“So just am happy the way that I played. I played good all the key points. That’s very important for me.”

 

In the match of the day, 37-year-old veteran Ivo Karlovic won a five-set marathon lasting five-hours and 15 minutes beating Horacio Zeballos of Argentina 6-7 (6), 3-6, 7-5, 6-2, 22-20.  The match  set a record for most number of games (84) at the Australian Open in matches with tiebreaks. The Croatian  set a record for the tournament hitting 75 aces.

“It was real difficult match,” Karlovic said. It was also difficult mentally because I was down 2-0. I had to also fight against him and against my own head, you know. So it was definitely really difficult.”

“This is what I will, after my career, remember. If it was easy match or I lost easy, I wouldn’t remember. But this one definitely I will remember forever.”

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Australian Open 2017 – In Their Own Words – Andy Murray, Novak Djokovic, Serena Williams, Roger Federer and Others in Pre-Tournament News Conferences

(January 14, 2017) Top-ranked players at the Australian Open held pre-tournament news conferences on Saturday. Here are the transcripts of the conference from the interview section Australian Open tournament website.

Andy Murray

Andy Murray

Q. How does it feel to be the top seed at a slam?
ANDY MURRAY: I don’t feel any different really to normal, to be honest.

Q. What are your feelings coming into this tournament? Was the preparation this winter as good as you wanted?
ANDY MURRAY: Yeah, I think it went pretty well. Doha went well. Played some good stuff, especially at the end of the event. Yeah, I mean, the off-season, I would have liked to have been a couple weeks longer. But, you know, I made sure I got enough rest. You know, I’ll get hopefully a bit of time in February as well.

But, yeah, I did some good training over in Miami. There’s a lot of good players over there for practice. It went well.

Q. You’re playing in the middle of the afternoon on Monday when the forecast is pretty hot. Would you have preferred to have had a bit more practice time in hotter conditions?
ANDY MURRAY: Well, yeah, but there’s not really much else you can do about it. I mean, obviously in Doha, the conditions were pretty cool. You’re playing most of your matches in the evening. Also, if you do well here, you’ll often play at least three matches in the evening, sometimes four.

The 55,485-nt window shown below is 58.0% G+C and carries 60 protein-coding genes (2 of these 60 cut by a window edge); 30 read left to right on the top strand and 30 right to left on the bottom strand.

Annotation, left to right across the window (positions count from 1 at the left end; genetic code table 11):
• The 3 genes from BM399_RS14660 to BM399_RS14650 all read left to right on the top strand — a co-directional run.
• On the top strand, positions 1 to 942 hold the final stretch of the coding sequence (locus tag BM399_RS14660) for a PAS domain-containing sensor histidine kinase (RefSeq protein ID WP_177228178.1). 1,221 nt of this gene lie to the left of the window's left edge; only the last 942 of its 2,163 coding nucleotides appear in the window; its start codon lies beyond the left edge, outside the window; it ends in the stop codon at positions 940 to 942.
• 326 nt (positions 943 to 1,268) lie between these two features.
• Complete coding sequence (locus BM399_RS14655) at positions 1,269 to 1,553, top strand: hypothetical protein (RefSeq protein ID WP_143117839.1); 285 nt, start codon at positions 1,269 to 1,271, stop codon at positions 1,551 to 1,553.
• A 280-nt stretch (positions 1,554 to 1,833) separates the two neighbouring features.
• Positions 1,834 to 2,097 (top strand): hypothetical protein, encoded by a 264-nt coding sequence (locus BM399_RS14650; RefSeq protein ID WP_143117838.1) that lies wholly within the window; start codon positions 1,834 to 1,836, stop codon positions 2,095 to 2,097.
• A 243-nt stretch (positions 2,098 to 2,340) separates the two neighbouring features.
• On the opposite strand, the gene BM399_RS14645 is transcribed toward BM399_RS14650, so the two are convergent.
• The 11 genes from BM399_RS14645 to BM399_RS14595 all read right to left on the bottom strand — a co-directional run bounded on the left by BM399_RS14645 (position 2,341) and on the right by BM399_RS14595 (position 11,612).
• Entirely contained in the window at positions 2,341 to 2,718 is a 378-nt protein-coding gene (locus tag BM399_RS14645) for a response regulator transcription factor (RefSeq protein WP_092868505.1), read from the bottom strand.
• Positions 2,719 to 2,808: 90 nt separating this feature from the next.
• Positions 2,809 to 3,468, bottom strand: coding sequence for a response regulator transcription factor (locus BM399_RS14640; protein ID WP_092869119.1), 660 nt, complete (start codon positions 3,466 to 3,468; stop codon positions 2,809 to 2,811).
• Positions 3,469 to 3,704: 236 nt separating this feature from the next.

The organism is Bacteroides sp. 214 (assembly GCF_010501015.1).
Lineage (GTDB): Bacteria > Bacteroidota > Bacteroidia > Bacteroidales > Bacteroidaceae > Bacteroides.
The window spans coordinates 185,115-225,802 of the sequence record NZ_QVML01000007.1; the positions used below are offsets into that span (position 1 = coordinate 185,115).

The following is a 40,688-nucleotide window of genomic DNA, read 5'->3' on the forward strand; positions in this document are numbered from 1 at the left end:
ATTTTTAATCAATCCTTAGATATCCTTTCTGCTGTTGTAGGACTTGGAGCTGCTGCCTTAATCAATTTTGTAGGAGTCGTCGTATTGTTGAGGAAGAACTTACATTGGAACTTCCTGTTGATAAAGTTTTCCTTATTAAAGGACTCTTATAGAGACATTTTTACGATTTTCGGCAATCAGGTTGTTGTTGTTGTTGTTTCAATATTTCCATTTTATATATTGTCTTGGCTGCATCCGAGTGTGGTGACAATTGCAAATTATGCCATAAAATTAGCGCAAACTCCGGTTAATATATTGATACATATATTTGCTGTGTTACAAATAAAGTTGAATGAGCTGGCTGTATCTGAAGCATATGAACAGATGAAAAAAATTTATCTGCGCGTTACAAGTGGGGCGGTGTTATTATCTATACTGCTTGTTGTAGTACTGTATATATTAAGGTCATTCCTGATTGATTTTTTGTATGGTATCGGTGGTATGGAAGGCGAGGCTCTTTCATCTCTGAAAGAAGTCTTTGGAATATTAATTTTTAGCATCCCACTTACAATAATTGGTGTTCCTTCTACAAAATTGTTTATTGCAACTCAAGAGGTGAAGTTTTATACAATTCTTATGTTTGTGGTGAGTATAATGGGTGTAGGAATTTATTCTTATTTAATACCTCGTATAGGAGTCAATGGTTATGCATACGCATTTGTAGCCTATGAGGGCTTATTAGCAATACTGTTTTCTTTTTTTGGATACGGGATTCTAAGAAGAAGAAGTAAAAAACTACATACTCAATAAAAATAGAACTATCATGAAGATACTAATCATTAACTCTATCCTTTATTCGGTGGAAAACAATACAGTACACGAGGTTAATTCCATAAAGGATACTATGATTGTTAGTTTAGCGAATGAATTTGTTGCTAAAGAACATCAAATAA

So, you know, it’s good practice for that. But obviously the day matches here can get, you know, brutally hot. I think maybe the Hopman Cup is probably where you get the best conditions or most similar conditions to here to start the year.

But, yeah, I’ll just have to deal with it, just like all of the other players will.

Q. Have you been impressed with Dan’s effort this week?
ANDY MURRAY: Yeah, I mean, I haven’t seen loads of the matches. I saw the end of his match yesterday. I saw the first set and a little bit of his match with Thiem. But obviously he turned that match around kind of after I went out for dinner.

Yeah, I mean, it’s obviously a great week for a lot of Brits actually. Obviously Jo winning, as well, was great. My brother’s in the final. Yeah, it will be probably, you know, the best week that Britain’s had at tour level forever probably.

Q. When you practice, how much does the fact that Djokovic is normally looming in the latter stages of not just the slams, but tournaments like Doha, how much does that feature in the way you go about things?
ANDY MURRAY: In terms of the way I practice or…

Q. Tactical awareness, preparing for big matches.
ANDY MURRAY: Well, in terms of tactical awareness, I sort of study, watch video, to learn about things that I could do better or things that have worked well. Obviously, don’t do so much of that on the practice court. But there’s certain patterns of play that you practice that hopefully will help against certain players. Then also there’s things that are extremely important to your game and what makes your game effective, you know, not just against one player, but against the whole tour.